Impressionist & Modern Art Evening and Day sales in London on 19 and 20 June 2018 will include a spectrum of exceptional works by some of the most important, challenging and powerful German and Austrian artists of the 20th century. Featuring paintings and works on paper, many of which are completely fresh to the market, by leading figures such as Wassily Kandinsky, Emil Nolde, Franz Marc, Alexej von Jawkensky, August Macke, Max Liebermann and Egon Schiele, the group of over 65 works to be sold across the Evening and Day sales constitutes one of Sotheby’s largest offerings of German and Austrian art in recent years. Together, they illustrate every aspect of this crucial period in the development of early 20th-century art.
Helena Newman, Global Co-Head of Sotheby’s Impressionist & Modern Art Department & Chairman of Sotheby’s Europe, said: “Following our sale last summer of two masterpieces by Kandinsky which broke the auction record for the artist twice in one night, we’re thrilled to present another glorious celebration of colour and form from the artist’s career when he was transitioning from figuration to abstraction. Gabriele Münter im Freien vor der Staffelei encapsulates the extraordinary relationship that connected Münter and Kandinsky both in their art and in their lives. Surfacing onto the market from a private collection for the first time in half a century, the painting leads a strong offering of German and Austrian works across our Evening and Day sales.”
Leading the group is Gabriele Münter im Freien vor der Staffelei (Gabriele Münter Painting Outdoors in front of an Easel) by Wassily Kandinsky, painted in 1910 (est. £3-5 million / €3.4-5.7 million / $4.1-6.8 million). A glorious celebration of colour and form, the work dates from a key period of development for Kandinsky and marks the artist’s definitive transition into abstraction. The artist’s first major breakthrough was his discovery of how colour, when disassociated from representational concerns, could become the principal subject of a painting. In this work, he achieved a delicate balance between the subtle figuration of Gabriele Münter – his companion, lover and fellow artist – and the almost completely abstracted landscape that surrounds her. In 1908 they discovered the small town of Murnau in the foothills of the Alps, and the unique context of the Bavarian countryside was key to Kandinsky’s move towards abstraction.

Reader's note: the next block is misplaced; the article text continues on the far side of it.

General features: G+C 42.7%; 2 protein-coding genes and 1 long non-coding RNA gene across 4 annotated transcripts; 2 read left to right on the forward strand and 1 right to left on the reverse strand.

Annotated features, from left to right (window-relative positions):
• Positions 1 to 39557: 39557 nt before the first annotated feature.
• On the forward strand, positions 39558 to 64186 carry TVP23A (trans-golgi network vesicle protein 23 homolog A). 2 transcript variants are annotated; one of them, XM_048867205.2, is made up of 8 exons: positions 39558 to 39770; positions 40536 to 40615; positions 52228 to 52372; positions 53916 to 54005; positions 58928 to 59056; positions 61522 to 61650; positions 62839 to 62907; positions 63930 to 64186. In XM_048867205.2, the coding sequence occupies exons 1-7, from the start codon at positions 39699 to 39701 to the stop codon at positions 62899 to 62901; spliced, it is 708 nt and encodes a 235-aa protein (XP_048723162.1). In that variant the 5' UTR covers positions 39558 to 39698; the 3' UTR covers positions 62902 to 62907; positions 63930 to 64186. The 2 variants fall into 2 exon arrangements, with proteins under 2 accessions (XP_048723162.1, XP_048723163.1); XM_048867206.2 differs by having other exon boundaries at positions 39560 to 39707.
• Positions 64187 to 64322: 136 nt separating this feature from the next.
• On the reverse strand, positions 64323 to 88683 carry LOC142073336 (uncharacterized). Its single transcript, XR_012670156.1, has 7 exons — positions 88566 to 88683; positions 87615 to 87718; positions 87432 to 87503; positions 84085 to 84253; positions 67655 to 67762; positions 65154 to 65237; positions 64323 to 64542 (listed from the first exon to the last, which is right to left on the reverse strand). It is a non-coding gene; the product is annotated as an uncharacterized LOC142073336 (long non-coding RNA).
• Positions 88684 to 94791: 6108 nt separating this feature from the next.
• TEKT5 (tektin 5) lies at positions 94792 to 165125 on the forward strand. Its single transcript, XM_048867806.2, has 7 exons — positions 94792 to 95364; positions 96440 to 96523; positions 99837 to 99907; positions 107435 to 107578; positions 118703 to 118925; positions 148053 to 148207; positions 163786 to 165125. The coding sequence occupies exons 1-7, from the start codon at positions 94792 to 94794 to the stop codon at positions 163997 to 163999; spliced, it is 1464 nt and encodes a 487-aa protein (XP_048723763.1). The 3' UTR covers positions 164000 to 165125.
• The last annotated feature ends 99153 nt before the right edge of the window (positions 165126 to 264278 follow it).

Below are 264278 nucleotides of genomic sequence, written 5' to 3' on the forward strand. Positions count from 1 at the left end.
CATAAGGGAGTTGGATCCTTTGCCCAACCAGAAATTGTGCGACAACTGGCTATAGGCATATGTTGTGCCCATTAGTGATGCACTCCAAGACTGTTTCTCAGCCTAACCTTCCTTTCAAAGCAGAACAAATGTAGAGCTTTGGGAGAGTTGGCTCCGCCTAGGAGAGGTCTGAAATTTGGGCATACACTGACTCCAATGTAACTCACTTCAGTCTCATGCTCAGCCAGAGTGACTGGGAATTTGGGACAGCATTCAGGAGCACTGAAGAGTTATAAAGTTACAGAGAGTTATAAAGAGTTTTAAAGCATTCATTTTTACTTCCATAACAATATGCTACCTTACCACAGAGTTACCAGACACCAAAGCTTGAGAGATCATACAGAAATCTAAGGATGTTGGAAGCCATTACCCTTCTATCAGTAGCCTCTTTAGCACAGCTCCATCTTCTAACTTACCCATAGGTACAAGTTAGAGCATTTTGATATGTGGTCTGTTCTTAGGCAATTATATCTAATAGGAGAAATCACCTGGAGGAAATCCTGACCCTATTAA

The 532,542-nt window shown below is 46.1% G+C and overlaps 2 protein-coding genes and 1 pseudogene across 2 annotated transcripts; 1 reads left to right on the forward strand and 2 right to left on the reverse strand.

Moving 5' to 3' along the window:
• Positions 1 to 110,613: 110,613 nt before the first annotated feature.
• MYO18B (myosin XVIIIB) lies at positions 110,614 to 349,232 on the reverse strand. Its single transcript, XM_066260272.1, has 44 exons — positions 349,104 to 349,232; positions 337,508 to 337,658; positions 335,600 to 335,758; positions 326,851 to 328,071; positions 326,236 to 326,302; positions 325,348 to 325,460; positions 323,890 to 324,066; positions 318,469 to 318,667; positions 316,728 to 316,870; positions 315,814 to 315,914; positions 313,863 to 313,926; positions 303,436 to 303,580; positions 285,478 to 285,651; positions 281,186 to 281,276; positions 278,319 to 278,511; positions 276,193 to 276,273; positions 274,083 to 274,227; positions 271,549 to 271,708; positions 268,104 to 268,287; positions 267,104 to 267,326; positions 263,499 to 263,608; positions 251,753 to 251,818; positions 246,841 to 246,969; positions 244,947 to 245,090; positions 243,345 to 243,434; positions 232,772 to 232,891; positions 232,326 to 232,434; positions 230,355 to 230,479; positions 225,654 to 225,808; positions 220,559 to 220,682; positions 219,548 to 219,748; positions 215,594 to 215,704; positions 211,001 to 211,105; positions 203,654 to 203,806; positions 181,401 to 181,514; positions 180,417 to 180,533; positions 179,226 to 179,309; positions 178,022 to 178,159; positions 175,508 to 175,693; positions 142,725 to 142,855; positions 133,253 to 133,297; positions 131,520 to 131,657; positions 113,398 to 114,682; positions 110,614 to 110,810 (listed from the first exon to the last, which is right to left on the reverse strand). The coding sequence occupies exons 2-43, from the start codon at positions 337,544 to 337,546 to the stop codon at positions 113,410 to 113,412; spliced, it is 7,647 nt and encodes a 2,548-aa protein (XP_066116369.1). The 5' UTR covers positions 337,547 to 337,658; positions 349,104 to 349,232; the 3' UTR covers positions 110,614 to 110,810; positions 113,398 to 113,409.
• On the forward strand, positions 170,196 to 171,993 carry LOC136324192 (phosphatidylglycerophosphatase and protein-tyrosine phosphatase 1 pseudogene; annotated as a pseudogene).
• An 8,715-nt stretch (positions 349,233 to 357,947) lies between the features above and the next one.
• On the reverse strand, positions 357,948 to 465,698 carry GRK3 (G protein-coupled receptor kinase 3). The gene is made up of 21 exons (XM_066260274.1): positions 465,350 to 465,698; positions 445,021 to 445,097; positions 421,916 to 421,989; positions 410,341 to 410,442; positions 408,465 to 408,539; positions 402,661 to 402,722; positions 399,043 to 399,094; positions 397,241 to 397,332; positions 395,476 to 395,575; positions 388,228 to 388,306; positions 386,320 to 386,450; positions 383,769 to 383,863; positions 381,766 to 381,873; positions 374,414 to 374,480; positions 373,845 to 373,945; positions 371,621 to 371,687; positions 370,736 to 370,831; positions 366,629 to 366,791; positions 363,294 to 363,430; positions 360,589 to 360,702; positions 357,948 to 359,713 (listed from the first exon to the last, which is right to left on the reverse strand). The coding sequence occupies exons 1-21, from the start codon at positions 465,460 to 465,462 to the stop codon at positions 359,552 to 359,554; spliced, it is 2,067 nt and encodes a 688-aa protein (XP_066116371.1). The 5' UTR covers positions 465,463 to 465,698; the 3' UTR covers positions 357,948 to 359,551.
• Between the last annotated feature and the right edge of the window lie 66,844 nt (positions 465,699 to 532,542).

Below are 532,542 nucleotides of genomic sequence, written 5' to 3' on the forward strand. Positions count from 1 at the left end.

Münter appears in four paintings from this period, of which this oil is the only one still in private hands. The work originally belonged to Jawlensky, who kept it in his collection until his death in 1941, perhaps as a memento of the happy, productive years he spent in Murnau alongside Kandinsky in a spirit of communal and artistic collaboration.
The revelation of colour was due in part to the journey the artist took to Paris in 1906 and his acquaintance with Fauve paintings by Derain, Delaunay and Vlaminck. Through constant experimentation and extensive preparatory work, Kandinsky’s artistic means developed from an essentially figurative style to pure abstraction. By 1910 he had found the language he sought – sweeping lines, beautiful iridescent patches of colour and kaleidoscopic imagery. Taking his cue from musical composition, he determined that every colour corresponded with a particular emotion or ‘sound’. Appearing on the market for the first time in over fifty years, Gabriele Münter Painting Outdoors in front of an Easel is a powerful illustration of Kandinsky’s important contribution to the history of twentieth-century art.